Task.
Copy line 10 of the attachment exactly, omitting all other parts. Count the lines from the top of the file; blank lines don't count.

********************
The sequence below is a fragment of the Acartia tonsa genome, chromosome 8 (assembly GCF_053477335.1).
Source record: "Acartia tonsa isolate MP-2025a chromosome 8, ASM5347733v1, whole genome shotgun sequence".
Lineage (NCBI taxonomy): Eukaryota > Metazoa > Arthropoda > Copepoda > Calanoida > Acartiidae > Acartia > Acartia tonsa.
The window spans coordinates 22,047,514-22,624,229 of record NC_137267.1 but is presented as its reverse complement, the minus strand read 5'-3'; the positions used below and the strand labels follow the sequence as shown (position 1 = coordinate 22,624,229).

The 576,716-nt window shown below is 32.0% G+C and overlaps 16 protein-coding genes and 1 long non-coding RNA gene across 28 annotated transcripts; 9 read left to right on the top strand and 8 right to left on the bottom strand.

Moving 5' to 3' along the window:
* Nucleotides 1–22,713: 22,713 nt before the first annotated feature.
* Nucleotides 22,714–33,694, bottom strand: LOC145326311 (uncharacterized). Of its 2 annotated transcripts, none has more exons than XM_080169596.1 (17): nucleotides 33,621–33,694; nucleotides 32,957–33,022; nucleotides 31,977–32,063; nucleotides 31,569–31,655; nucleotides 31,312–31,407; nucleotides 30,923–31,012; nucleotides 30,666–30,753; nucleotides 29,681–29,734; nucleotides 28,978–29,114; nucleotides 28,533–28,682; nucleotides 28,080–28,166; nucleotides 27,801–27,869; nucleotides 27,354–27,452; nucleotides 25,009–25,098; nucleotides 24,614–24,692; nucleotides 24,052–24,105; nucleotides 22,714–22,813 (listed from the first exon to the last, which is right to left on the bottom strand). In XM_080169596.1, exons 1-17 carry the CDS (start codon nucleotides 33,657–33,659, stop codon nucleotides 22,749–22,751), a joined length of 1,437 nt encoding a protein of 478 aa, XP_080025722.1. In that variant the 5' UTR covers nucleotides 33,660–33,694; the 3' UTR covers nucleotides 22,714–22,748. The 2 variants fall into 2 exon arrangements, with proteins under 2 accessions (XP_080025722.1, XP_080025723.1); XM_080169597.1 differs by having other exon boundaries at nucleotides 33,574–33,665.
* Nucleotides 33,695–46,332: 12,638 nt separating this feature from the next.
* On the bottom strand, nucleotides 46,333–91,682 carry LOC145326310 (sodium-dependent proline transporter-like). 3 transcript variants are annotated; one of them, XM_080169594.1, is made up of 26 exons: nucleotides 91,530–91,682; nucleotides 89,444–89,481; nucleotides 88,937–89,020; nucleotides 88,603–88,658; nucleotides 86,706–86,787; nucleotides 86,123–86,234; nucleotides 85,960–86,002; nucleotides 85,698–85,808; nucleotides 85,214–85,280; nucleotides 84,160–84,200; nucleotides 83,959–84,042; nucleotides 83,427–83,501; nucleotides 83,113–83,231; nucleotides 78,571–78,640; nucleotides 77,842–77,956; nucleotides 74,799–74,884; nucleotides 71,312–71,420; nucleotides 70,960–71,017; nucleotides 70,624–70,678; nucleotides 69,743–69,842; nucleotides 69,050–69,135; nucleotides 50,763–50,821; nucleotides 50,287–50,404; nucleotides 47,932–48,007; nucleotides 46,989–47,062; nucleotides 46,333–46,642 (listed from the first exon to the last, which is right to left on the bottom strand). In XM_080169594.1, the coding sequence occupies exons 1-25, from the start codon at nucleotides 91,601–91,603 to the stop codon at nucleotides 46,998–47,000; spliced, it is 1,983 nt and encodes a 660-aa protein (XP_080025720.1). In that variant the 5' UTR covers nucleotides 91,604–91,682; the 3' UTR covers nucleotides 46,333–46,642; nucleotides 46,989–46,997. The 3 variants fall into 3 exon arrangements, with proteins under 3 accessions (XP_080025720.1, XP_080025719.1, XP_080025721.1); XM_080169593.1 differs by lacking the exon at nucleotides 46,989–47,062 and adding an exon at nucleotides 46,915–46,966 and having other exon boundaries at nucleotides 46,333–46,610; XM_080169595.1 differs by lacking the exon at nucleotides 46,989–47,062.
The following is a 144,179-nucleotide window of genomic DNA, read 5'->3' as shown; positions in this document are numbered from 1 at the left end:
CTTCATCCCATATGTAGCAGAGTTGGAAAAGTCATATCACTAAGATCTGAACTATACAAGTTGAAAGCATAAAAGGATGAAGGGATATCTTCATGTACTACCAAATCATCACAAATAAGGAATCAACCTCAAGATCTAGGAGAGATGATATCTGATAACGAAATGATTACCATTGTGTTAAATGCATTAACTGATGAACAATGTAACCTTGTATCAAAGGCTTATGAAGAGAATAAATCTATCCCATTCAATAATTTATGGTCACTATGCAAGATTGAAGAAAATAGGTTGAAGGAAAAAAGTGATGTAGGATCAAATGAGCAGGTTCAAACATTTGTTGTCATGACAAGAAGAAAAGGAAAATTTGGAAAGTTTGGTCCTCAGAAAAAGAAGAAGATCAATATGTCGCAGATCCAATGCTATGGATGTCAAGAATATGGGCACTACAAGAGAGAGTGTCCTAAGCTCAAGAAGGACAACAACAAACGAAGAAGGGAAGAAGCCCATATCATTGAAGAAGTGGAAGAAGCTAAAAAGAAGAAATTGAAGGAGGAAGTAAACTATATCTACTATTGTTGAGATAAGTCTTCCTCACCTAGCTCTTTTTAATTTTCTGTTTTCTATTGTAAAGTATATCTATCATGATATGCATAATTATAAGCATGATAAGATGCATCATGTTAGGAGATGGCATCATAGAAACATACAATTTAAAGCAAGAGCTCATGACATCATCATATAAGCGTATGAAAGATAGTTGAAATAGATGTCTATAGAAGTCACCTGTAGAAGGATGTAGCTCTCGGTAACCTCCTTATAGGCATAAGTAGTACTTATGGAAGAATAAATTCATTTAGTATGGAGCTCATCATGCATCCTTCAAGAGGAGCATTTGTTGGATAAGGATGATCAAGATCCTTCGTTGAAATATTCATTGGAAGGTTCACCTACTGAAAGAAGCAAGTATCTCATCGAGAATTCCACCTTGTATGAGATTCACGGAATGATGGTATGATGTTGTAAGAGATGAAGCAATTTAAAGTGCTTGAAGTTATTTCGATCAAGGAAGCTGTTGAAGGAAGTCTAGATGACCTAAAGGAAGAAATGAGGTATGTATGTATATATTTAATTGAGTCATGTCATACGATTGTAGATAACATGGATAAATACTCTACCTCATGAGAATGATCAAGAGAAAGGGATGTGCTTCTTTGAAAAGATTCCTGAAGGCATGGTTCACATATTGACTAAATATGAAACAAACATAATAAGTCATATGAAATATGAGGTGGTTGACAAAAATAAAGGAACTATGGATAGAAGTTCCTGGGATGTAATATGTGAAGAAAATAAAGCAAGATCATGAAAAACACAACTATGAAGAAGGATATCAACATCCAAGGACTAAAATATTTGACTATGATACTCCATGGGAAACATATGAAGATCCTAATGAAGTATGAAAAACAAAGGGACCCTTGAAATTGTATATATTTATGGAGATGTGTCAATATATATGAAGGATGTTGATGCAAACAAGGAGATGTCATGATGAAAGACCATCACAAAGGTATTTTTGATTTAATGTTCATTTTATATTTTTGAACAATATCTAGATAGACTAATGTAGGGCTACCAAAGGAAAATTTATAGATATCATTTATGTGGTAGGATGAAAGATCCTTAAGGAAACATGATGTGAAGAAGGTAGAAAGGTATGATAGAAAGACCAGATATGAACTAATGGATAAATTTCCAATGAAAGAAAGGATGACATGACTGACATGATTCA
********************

* On the bottom strand, nucleotides 46,333–91,682 carry LOC145326310 (sodium-dependent proline transporter-like). 3 transcript variants are annotated; one of them, XM_080169594.1, is made up of 26 exons: nucleotides 91,530–91,682; nucleotides 89,444–89,481; nucleotides 88,937–89,020; nucleotides 88,603–88,658; nucleotides 86,706–86,787; nucleotides 86,123–86,234; nucleotides 85,960–86,002; nucleotides 85,698–85,808; nucleotides 85,214–85,280; nucleotides 84,160–84,200; nucleotides 83,959–84,042; nucleotides 83,427–83,501; nucleotides 83,113–83,231; nucleotides 78,571–78,640; nucleotides 77,842–77,956; nucleotides 74,799–74,884; nucleotides 71,312–71,420; nucleotides 70,960–71,017; nucleotides 70,624–70,678; nucleotides 69,743–69,842; nucleotides 69,050–69,135; nucleotides 50,763–50,821; nucleotides 50,287–50,404; nucleotides 47,932–48,007; nucleotides 46,989–47,062; nucleotides 46,333–46,642 (listed from the first exon to the last, which is right to left on the bottom strand). In XM_080169594.1, the coding sequence occupies exons 1-25, from the start codon at nucleotides 91,601–91,603 to the stop codon at nucleotides 46,998–47,000; spliced, it is 1,983 nt and encodes a 660-aa protein (XP_080025720.1). In that variant the 5' UTR covers nucleotides 91,604–91,682; the 3' UTR covers nucleotides 46,333–46,642; nucleotides 46,989–46,997. The 3 variants fall into 3 exon arrangements, with proteins under 3 accessions (XP_080025720.1, XP_080025719.1, XP_080025721.1); XM_080169593.1 differs by lacking the exon at nucleotides 46,989–47,062 and adding an exon at nucleotides 46,915–46,966 and having other exon boundaries at nucleotides 46,333–46,610; XM_080169595.1 differs by lacking the exon at nucleotides 46,989–47,062.